The First Time as Tragedy, the Second Time as History

Karl Marx famously opened “The Eighteenth Brumaire of Louis Bonaparte” by commenting that

Hegel remarks somewhere that all great world-historic facts and personages appear, so to speak, twice. He forgot to add: the first time as tragedy, the second time as farce.

It doesn’t always work that way, though. Sometimes events appear first in tragedy before being repeated in history. What follows is one horrific example.

In Euripides’s Medea, the title character, Jason’s foreign-born royal wife, is pushed aside so that her husband can make a new, and politically more advantageous, marriage to a Corinthian princess. To spite her husband, Medea kills Jason’s new bride and her own children, whose status would have been precarious in their father’s new household.

A similar incident occurred in Ohio in the 1850s in circumstances caused by the Fugitive Slave Law. James M. McPherson recounts it in Battle Cry of Freedom.

Ohio, Michigan, and Wisconsin also passed stronger personal liberty laws after fugitive slave controversies in those states. The most poignant of these cases involved Margaret Garner, who in January 1856 escaped with her husband and four children from Kentucky to Ohio. When a posse was about to capture them, Margaret seized a kitchen knife, slit the throat of one daughter, and tried to kill her other children rather than see them returned to slavery. The state of Ohio requested jurisdiction over Garner to try her for manslaughter, but a federal judge overruled state officials and ordered the Garners returned to their owner. That worthy gentleman promptly sold them down the river to New Orleans. On the way there one of Margaret’s other children achieved the emancipation she had sought for him, by drowning after a steamboat collision.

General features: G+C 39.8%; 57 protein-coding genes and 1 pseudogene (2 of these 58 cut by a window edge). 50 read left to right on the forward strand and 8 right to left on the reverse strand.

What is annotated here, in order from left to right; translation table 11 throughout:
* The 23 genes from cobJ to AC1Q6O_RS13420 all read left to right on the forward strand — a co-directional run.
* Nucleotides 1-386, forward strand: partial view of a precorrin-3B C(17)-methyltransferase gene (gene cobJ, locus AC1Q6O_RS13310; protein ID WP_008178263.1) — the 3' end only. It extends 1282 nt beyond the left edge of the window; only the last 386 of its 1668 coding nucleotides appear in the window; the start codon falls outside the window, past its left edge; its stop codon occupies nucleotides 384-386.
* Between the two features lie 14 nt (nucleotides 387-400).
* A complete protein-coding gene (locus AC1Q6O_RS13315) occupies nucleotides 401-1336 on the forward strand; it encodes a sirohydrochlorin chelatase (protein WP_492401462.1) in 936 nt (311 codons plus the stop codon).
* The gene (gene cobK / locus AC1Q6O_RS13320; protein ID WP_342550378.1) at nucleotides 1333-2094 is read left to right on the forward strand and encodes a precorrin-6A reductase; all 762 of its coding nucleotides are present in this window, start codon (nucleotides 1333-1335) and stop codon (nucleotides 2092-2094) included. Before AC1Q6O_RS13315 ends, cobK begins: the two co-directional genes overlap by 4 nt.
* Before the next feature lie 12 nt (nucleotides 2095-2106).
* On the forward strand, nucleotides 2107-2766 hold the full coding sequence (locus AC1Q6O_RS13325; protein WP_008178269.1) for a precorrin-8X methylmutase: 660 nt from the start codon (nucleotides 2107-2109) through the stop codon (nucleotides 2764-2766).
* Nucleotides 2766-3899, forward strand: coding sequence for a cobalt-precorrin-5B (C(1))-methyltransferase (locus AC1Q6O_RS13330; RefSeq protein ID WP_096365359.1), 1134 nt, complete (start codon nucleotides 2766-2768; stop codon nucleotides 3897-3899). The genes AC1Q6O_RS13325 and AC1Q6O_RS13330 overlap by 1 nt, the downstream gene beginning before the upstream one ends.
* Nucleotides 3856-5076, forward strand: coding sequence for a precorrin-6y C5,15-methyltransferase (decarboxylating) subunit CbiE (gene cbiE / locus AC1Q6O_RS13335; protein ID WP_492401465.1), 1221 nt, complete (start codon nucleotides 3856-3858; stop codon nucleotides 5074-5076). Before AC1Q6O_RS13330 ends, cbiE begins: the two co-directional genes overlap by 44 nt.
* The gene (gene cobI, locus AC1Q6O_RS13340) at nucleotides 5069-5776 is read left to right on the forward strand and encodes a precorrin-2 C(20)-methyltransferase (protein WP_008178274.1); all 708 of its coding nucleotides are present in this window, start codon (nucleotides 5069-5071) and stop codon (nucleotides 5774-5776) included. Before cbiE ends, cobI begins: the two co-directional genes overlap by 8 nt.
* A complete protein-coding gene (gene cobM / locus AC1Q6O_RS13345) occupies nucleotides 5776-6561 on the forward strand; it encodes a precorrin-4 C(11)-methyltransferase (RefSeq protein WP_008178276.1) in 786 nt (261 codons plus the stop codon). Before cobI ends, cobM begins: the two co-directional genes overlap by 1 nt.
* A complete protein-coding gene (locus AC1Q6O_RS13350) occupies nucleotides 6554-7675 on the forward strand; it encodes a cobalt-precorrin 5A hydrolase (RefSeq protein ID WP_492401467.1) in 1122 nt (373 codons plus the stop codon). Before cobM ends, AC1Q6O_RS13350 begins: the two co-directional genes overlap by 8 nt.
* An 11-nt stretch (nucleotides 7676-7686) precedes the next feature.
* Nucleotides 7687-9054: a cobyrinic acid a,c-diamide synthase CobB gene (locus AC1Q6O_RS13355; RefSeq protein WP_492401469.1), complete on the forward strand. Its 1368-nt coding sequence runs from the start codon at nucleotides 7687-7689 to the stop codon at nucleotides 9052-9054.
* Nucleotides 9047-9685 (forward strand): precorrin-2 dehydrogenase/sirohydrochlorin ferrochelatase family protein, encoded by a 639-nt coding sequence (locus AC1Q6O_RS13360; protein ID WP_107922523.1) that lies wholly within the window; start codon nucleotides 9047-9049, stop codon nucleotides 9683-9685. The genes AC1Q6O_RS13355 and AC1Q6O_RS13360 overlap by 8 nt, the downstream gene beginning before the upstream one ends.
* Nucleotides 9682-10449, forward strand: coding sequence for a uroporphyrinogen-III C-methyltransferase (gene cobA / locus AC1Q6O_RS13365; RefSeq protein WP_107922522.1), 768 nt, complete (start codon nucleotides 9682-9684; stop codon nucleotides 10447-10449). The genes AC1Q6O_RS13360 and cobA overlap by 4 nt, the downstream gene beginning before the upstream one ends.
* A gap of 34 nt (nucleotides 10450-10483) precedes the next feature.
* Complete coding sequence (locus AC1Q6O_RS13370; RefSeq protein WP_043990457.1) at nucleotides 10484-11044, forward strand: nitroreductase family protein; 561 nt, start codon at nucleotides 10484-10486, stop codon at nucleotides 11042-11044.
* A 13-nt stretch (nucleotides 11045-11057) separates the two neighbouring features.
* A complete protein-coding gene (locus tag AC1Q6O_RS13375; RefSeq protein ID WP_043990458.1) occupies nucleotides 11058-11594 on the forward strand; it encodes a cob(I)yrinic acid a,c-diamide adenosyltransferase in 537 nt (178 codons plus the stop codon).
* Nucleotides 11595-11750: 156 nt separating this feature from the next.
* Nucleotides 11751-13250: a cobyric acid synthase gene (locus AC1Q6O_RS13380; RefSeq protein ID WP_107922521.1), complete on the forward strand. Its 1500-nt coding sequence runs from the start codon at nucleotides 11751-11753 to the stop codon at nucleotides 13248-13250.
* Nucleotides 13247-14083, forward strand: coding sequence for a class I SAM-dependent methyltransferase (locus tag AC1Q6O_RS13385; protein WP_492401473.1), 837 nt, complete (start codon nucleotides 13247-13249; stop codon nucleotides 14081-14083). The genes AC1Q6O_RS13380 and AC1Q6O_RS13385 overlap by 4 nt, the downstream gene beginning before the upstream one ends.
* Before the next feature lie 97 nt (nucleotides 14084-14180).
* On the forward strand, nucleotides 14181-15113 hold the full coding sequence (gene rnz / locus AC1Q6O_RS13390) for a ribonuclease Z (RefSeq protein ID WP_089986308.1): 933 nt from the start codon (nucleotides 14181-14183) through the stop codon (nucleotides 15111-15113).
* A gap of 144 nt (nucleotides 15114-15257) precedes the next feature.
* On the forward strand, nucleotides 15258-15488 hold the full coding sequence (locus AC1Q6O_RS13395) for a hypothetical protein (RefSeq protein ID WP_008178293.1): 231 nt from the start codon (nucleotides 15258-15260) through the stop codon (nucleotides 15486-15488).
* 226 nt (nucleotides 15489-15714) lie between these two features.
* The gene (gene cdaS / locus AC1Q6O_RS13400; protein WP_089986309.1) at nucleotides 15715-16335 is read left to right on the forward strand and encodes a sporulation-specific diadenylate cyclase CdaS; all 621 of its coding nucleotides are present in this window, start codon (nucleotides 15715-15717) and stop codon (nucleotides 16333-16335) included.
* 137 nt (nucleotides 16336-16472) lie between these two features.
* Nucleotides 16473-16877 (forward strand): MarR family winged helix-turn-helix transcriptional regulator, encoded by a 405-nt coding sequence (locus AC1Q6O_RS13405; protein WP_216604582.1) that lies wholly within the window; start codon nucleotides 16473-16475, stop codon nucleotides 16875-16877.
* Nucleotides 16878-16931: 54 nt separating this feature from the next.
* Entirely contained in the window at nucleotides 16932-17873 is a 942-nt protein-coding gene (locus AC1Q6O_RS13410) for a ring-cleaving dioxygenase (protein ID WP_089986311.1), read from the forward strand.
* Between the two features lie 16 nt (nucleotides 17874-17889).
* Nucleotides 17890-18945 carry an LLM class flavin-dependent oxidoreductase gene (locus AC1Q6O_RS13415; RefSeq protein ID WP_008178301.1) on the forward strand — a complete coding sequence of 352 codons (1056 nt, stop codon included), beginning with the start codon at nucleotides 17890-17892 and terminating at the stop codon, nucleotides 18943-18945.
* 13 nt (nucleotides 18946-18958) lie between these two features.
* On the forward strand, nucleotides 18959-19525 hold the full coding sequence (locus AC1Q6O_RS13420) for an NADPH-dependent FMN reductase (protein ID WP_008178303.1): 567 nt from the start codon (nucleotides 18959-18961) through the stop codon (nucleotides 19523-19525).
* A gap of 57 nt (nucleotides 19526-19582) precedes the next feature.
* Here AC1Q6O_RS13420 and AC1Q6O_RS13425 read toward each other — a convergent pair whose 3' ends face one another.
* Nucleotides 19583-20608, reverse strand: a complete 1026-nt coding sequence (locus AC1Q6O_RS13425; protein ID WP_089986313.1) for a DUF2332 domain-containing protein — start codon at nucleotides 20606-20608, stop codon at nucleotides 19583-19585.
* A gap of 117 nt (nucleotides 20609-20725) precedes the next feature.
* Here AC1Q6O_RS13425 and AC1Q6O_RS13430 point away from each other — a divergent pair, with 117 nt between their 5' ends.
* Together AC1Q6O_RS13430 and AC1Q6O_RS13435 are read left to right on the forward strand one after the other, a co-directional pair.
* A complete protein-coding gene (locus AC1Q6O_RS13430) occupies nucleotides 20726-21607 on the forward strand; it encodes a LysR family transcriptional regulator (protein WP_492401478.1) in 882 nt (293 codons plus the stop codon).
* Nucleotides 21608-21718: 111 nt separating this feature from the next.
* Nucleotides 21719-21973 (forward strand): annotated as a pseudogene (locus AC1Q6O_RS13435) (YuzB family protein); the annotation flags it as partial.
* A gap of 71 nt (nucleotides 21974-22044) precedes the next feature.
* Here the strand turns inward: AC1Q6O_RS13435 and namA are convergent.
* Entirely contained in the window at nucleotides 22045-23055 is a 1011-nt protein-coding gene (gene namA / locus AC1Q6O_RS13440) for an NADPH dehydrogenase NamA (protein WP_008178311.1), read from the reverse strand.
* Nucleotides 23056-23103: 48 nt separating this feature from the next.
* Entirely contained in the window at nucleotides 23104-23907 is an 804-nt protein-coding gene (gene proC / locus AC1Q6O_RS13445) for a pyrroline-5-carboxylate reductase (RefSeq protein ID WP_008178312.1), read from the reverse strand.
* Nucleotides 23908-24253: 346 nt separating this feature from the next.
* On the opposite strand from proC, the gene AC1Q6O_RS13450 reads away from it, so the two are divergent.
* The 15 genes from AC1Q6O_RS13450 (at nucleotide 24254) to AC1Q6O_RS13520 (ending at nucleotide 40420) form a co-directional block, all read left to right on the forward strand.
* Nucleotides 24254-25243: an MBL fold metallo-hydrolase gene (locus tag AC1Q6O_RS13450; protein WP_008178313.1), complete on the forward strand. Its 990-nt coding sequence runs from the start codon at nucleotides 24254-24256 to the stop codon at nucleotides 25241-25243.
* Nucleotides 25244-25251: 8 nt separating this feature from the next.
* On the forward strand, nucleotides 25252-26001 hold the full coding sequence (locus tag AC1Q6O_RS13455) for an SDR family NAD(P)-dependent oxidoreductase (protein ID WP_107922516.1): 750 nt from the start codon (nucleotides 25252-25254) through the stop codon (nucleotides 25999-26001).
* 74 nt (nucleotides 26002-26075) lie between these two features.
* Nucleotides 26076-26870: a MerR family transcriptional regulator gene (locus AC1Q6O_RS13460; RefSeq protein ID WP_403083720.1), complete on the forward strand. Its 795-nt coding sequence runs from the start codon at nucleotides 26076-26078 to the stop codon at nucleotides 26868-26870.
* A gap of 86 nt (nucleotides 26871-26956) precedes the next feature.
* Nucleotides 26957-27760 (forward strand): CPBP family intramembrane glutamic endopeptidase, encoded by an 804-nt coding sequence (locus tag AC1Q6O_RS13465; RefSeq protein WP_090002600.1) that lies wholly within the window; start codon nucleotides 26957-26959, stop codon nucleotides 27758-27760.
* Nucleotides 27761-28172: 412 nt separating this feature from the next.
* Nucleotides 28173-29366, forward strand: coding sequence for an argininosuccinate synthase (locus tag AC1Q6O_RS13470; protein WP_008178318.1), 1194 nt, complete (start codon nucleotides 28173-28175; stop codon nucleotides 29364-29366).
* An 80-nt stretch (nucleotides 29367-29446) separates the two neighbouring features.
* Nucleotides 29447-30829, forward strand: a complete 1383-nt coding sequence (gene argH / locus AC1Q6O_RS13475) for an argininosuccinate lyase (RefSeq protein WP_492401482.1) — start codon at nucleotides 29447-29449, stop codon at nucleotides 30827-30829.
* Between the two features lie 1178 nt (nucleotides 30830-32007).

Battle Cry of Freedom, 120-21.

The unremittingly awful situation of the mothers is not the same in the two stories, nor is the motive for their subsequent wicked act of killing their own children: Medea is motivated by revenge, while Garner is motivated by wanting to spare her children from human bondage. Yet there is still a parallel between them.

That parallel reminds us of one of the great benefits of reading Greek tragedy. The purpose of the masterpieces of Aeschylus, Sophocles, and Euripides is undoubtedly didactic, but often not with the aim of giving the reader instructions about right and wrong, good people and bad people, but rather to force the audience to confront the problem of suffering. More briefly, tragedy is therapeutic. Not for nothing did Anne Carson call her translation of four of Euripides’s plays Grief Lessons. They give us tools for reflecting upon analogous situations that we encounter elsewhere, both in history and in our own lives in, to use Bob Dylan’s phrase, a world gone wrong.


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